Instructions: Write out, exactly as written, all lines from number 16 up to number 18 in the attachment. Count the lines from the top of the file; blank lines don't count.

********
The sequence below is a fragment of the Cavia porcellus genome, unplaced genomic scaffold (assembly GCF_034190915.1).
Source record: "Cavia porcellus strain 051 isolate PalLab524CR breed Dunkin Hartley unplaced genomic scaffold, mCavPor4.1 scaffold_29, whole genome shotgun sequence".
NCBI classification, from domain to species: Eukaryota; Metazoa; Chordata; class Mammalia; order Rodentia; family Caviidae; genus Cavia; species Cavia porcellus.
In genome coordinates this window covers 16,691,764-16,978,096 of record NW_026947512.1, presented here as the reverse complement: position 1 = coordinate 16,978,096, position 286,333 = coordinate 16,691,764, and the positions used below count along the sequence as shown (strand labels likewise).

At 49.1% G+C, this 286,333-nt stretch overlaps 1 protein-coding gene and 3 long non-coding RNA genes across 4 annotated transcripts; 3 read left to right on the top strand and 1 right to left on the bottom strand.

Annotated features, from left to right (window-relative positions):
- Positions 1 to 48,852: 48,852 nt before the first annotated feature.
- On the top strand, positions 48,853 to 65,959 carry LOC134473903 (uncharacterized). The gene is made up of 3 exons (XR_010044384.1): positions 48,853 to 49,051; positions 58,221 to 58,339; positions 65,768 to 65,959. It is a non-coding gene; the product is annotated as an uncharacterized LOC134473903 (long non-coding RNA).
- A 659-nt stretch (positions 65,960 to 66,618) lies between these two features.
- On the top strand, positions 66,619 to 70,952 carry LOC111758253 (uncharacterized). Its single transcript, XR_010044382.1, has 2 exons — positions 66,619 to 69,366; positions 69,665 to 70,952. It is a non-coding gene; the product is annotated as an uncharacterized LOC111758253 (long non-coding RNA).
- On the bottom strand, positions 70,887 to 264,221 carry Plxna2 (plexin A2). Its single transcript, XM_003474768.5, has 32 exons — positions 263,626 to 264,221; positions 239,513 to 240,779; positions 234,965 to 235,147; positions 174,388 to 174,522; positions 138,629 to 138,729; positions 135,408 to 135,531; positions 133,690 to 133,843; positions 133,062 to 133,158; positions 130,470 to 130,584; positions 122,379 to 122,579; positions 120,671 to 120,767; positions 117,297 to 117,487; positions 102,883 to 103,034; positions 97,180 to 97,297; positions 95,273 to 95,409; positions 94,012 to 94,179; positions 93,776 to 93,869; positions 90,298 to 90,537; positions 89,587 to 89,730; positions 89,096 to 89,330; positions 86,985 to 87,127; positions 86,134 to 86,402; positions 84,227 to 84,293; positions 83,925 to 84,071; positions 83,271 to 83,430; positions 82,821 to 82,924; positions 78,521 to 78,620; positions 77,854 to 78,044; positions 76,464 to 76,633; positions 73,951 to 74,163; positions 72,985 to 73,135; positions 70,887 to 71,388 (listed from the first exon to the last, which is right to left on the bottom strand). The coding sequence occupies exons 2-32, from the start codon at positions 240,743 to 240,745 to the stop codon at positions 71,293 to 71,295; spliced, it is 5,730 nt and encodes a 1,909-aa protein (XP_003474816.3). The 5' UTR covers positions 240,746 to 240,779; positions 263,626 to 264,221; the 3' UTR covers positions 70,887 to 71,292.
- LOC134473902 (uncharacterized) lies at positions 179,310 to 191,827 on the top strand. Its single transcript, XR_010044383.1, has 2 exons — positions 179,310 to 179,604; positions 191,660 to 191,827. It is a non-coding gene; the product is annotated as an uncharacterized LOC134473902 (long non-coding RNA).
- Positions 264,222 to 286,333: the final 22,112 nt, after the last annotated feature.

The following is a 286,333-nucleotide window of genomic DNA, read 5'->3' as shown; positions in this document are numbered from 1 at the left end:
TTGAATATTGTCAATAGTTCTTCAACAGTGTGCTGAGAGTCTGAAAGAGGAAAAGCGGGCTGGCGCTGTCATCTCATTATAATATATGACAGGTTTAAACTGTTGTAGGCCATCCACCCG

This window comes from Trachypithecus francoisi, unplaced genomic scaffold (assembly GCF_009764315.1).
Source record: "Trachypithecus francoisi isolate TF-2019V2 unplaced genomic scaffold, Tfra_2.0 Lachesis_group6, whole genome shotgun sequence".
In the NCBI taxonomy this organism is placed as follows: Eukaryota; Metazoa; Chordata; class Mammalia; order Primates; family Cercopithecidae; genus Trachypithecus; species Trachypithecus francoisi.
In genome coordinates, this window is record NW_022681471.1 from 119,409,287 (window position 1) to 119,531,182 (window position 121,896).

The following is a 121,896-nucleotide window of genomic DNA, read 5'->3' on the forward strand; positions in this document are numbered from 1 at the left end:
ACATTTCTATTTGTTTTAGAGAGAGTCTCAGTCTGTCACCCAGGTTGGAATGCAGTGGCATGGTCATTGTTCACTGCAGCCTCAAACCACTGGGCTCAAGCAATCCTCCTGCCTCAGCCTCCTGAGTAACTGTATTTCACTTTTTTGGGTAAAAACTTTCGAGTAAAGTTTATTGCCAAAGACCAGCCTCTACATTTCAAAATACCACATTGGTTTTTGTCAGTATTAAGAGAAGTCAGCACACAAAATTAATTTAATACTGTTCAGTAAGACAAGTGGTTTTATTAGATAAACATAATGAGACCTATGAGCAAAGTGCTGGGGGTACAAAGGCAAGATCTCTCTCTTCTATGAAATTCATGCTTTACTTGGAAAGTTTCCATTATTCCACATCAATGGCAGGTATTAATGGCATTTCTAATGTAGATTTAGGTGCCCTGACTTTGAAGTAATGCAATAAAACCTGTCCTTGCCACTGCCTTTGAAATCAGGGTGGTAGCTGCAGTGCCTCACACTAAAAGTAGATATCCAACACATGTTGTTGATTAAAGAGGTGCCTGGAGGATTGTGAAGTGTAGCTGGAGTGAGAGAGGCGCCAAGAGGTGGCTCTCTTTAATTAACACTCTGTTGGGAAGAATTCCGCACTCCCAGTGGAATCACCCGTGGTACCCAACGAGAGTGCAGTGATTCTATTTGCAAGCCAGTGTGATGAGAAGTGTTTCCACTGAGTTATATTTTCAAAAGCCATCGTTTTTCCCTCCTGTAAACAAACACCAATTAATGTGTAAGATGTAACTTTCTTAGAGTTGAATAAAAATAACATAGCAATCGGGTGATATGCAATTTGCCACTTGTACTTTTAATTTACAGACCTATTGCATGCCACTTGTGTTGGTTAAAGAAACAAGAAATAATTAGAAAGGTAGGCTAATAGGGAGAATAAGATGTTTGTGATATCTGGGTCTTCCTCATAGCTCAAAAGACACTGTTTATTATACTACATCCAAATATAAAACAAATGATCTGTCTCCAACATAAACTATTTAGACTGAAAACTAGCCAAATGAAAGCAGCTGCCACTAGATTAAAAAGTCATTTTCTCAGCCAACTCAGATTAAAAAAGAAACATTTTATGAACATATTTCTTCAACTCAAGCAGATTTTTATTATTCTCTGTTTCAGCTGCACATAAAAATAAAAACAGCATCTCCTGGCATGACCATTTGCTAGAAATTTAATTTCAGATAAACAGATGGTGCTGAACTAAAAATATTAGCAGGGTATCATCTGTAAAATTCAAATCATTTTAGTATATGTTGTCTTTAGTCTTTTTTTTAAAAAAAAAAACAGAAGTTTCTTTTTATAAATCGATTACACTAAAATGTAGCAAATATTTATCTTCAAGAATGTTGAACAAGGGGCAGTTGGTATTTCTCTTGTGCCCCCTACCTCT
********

This window comes from Trachypithecus francoisi, unplaced genomic scaffold (assembly GCF_009764315.1).
Source record: "Trachypithecus francoisi isolate TF-2019V2 unplaced genomic scaffold, Tfra_2.0 Lachesis_group6, whole genome shotgun sequence".
In the NCBI taxonomy this organism is placed as follows: Eukaryota; Metazoa; Chordata; class Mammalia; order Primates; family Cercopithecidae; genus Trachypithecus; species Trachypithecus francoisi.